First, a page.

Five Phases of Educational Treatment
Interacting with the Learner
It is imperative that all individuals with multiple special needs be given the opportunity to participate in educational programming that meets the learner’s developmental needs. In her book Are You Blind? Dr. Nielsen describes how some children with multiple special needs exhibit severe anxiety or behavioral challenges including autistic-like, stereotypical, aggressive, self-stimulatory, and self-injurious behaviors. Understanding why these behaviors occur is key to appropriate interactions with special needs children.
In providing activities for those with special needs, the five phases of educational treatment identify the adult’s role in recognizing the emotional level of a learner and the key factors in building a trusting relationship between educator and student, parent/caregiver and child. Only after trust has been established, can an adult be an effective role model and educator for those individuals with multiple special needs. According to Lev Vygotsky, a Russian psychologist, there exists a “zone of proximal development” which refers to “the range of abilities that an individual can perform with assistance but cannot yet perform independently. These skills are called ‘proximal’ because the individual is close to mastering them but needs more guidance and practice in order to perform these actions independently.” (The Zone of Proximal Development as Defined by Vygotsky, Kendra Cherry)
What is the emotional level of a learner and why is it so important?
Dr. Nielsen describes the emotional level as the method by which a child makes contact with an adult. At an early age, this contact is non-verbal and frequently based on visual and physical cues. Types of contact change in the typically developing child as he/she establishes self-identity, improves verbal communication skills, and demonstrates independence. Children with significant disabilities need to develop a healthy self-identity and connections with others, just like their peers. Because of their sensory impairment(s) and/or physical impairments, children with significant disabilities experience high levels of stress. Current brain research indicates that early stress can negatively impact brain development, but positive interactions with caring adults can build resilience in children to overcome the stress they meet with in life. To learn more about this, visit the Center on the Developing Child at Harvard University website.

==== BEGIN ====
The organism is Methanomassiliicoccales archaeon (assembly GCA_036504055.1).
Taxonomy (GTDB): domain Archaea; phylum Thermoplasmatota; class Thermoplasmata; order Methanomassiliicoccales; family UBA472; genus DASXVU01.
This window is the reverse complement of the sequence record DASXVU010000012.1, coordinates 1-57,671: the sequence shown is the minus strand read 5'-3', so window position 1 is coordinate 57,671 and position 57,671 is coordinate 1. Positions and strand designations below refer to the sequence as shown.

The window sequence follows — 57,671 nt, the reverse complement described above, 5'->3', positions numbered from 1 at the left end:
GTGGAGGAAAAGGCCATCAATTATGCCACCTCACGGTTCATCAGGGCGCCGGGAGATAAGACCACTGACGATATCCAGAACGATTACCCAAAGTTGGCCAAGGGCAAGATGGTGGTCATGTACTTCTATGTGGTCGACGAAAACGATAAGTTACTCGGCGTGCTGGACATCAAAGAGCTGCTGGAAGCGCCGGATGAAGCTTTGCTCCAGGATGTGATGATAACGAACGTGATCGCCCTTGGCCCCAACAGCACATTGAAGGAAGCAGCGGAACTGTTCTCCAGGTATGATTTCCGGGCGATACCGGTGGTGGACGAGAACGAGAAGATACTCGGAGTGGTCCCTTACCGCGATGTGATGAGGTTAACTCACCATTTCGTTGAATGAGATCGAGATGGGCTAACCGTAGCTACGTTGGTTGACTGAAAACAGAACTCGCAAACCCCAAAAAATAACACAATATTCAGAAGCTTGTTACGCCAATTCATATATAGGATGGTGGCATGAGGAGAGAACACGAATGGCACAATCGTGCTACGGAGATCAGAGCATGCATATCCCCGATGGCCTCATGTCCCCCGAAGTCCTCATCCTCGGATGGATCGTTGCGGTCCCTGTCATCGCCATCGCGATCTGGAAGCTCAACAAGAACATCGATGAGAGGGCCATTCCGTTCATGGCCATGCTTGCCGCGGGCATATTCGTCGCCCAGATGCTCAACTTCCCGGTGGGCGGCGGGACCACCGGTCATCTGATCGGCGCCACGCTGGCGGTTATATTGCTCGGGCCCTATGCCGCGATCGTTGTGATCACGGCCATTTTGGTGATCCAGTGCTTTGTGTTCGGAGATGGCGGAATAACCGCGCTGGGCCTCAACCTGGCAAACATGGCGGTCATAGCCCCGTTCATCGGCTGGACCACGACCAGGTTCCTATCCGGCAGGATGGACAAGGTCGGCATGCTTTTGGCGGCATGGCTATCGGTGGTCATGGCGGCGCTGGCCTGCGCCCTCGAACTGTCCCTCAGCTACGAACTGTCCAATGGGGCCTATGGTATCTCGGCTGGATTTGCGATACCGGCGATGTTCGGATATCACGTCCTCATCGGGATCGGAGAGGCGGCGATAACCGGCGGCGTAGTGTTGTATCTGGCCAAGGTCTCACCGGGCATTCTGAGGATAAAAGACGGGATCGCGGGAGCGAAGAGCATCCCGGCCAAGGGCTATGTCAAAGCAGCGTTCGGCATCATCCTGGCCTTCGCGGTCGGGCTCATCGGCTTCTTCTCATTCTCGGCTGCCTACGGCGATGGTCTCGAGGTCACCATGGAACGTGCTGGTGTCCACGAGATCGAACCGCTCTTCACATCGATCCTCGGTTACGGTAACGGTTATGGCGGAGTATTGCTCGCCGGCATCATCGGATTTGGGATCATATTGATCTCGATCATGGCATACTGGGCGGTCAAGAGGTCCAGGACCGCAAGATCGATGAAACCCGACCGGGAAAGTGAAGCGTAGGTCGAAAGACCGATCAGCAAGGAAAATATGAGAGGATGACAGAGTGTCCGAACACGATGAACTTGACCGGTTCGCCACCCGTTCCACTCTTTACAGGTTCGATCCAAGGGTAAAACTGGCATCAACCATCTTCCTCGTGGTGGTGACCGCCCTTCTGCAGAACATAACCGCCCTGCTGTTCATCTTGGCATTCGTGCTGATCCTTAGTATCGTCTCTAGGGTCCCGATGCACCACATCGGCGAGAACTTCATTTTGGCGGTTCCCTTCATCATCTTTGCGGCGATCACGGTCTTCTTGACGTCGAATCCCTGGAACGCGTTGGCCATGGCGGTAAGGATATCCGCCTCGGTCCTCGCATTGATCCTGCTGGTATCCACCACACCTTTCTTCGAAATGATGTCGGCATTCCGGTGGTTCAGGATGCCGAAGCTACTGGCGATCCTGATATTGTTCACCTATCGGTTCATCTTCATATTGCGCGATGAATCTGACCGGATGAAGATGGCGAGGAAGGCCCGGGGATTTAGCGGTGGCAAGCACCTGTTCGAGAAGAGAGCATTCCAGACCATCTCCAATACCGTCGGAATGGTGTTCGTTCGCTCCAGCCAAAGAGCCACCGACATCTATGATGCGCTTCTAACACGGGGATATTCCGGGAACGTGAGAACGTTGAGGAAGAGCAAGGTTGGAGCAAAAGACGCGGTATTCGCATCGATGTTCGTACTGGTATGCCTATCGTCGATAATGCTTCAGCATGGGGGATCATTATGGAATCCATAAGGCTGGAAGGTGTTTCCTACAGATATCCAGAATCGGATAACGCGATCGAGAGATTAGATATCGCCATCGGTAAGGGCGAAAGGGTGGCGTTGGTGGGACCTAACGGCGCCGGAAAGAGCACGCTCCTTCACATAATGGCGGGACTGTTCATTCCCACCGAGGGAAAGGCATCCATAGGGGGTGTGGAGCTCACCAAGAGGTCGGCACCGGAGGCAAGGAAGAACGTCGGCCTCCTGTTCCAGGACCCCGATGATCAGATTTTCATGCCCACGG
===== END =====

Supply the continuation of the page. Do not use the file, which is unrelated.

Any person should develop the ability to:
- Identify and understand his/her own feelings;
- Accurately read and comprehend emotional states in others;
- Manage strong emotions and their expressions in a constructive manner;
- Regulate his/her own behavior;
- Develop empathy for others; and
- Establish and maintain relationships.
The emotional level of a child with multiple disabilities can be more difficult to identify. Emotional and social development is often overlooked as part of needed instruction for children with multiple disabilities.
It is important that the adult understanding how visual, cognitive, sensory or physical impairments effect the development of the emotional level and understand the adult’s own reactions toward a child with multiple disabilities. Does the adult emphasize activity and independence or promote passivity and dependence?
The Five Phases of Educational Treatment provide teachers, professionals, and parents with the techniques necessary to treat the emotional and social level of a learner, as well as academic, cognitive or physical ability level.
Some Additional Resources
Are You Blind? by Lilli Nielsen available in the USA through Lilliworks.
Download the article, Five Phases of Educational Treatment Used in Active Learning written by Kate Moss (Hurst), Education Specialist, Texas Deafblind Outreach.
Learn more about interaction with children who are deafblind or blind with additional disabilities on the Texas Deafblind Project website.
Understanding and remembering the Five Phases of Educational Treatment is important when working with a child. You may want to download this poster created by Shay Utley, COMS, from Mansfield ISD to post in your room. Active Learning posters by Shay Utley, COMS